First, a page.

Today’s Impressive Achievement In Unethical Corporate Virtue-Signaling And Grandstanding Goes To…LEGO!

This guy allegedly cracked the plastic head of the LeBron James figure (inset)

Can en entire company be a giant asshole?

LEGO shows us that one can, and is.

The Toybook trade magazine sent an email on behalf of the Danish toy construction block company stating that,

“In light of recent events, LEGO has requested the below products to be removed from sites and any marketing ASAP.”

Toybook added later,”We requested that our affiliate partners refrain from posting promotional LEGO content as part of our decision to respect #BlackOutTuesday and pause posting content on our social media channels in response to the tragic events in the US. We regret any misunderstanding and will ensure that we are clearer about our intentions in the future.” Continue reading

Ethics Quiz: The Neglectful Mom

An upstate New York mother allowed her 10-year-old child to shop alone at the LEGO store as she shopped at a different store in the same mall. It appears that the LEGO store’s personnel called the mall’s security, and the child’s mother was arrested and charged with endangering the welfare of a child. The store does have a sign that states that children under the age of 12 must be accompanied by an adult.

Arresting the mother is obviously absurd over-kill. Obviously also, the LEGO store has a right to have whatever policy it chooses regarding unaccompanied children. However the question remains, and is the Ethics Alarms Ethics Quiz of the Day

Is it irresponsible for a mother to allow her 10-year-old to shop alone if the mother is shopping in the same mall?

Related questions as you ponder: Continue reading

Message To An Unethical Teacher: Children Are Not Your Guinea Pigs

No LEGOS for YOU!

No LEGOS for YOU!

Fire this teacher now.

Karen Keller, a kindergarten teacher at Captain Johnston Blakely Elementary on Bainbridge Island, Washington, think it is her role to use 5 year olds for her own social science experiment. She’s wrong. But then, she’s wrong about so much, and so arrogant about it. If she is allowed to continue her abusive manipulation of her young charges without being stopped, reprimanded, or given a pink slip, the negligent parents of her victims must carry the blame. Every now and then a teacher will go power mad and run amuck—I had one of those. There is no excuse for not acting quickly before someone gets hurt.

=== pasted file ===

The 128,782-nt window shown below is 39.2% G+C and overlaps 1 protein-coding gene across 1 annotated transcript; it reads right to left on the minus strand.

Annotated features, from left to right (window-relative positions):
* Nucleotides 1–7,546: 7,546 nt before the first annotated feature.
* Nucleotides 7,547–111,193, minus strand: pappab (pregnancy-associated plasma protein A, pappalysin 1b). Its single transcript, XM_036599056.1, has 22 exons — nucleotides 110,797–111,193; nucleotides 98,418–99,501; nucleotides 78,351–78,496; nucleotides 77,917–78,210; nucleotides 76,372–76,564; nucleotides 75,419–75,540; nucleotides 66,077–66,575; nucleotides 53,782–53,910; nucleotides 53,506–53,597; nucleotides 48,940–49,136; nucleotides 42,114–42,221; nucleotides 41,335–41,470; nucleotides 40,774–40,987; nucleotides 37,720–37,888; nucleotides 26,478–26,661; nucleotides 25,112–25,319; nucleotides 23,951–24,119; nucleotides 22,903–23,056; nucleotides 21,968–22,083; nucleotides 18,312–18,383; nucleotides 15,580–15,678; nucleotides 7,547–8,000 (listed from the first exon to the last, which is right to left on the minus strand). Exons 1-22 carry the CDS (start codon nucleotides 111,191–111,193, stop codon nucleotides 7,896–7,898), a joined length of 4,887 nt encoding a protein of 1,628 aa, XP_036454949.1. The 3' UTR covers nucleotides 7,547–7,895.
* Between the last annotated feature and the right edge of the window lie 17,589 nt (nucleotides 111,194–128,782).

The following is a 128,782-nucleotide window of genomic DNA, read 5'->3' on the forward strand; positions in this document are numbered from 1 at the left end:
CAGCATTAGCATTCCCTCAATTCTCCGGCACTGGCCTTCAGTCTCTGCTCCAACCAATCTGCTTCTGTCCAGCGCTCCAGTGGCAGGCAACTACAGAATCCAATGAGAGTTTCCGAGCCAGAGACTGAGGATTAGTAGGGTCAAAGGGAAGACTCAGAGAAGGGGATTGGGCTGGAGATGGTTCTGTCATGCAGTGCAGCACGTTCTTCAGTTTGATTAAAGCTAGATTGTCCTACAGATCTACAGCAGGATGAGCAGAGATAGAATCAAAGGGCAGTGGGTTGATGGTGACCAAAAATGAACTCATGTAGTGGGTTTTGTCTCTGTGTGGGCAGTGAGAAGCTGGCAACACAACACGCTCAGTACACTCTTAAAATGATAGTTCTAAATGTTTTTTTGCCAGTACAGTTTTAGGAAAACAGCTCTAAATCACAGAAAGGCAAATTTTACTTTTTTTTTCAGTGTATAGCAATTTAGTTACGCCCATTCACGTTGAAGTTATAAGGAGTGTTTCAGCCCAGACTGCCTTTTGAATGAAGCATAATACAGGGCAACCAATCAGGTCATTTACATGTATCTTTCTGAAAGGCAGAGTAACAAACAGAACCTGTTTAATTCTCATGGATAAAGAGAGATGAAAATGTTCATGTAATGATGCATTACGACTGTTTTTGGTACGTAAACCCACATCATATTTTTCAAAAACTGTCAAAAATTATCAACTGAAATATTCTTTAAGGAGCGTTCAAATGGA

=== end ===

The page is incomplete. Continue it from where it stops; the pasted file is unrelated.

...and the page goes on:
Keller has decided that it is her mission in life to combat what some studies show to be lower spatial and math skills development among girls as a group, as compared to boys. Thus she has decided to forbid boys from playing with LEGOS during the “unstructured play period” of 40 minutes that the kindergarten day includes. Keller told a local paper that it drove her crazy  that the girls wanted to play with dolls while boys flocked to the plastic building system, so she decided to take action to erase those gender-based proclivities. “Until girls get it into their system that building is cool, building is ‘what I want to do’ — I want to protect that.”

Want to fire her yet?

How about this statement…

“I always tell the boys, ‘You’re going to have a turn’ — and I’m like, ‘Yeah, when hell freezes over’ in my head,” she said. “I tell them, ‘You’ll have a turn’ because I don’t want them to feel bad.”

Now do you want to fire her? Continue reading

UPDATE: A Cynical Ethics Tale That Wasn’t So Cynical After All

In the recent Ethics Alarms post The Asperger’s Child, the Company With A Heart, and the Cheapskate Parents: A Cynical Ethics Tale, I expressed both ethical and credibility doubts about the heart-warming story of a little boy who was sent the out-of stock LEGO set he had saved to buy for two years, only to discover that it was no longer manufactured and could only be purchased at premium rates via collectors or online auction. The child’s joyful reaction when he opened the box containing the set sent to him as a gift by the toymaker was captured in a family video that subsequently went viral on YouTube.

I won’t rehash my analysis here; read the post. I questioned why the family wouldn’t just contribute the necessary funds to ensure that the child’s long effort to obtain the toy didn’t come to naught, and I expressed skepticism that LEGO’s generosity wasn’t part of a pre-arranged quid pro quo in exchange for the video, especially since the father is professional videographer, and the YouTube product functioned as a promotion for LEGO.

By purest coincidence, a personal friend here in the Washington, D.C. metropolitan area, Jeff Westlake, is also a close personal friend of the Groccia family. He was privy to the events of the story as they unfolded, and relayed information to me about both the family and the events surrounding the YouTube video that were not evident in the media reports. Thanks to Jeff’s insight, I am now satisfied that the family’s decision to explore every avenue of obtaining the LEGO set was reasonable rather than penurious, and that there was no quid pro quo with LEGO.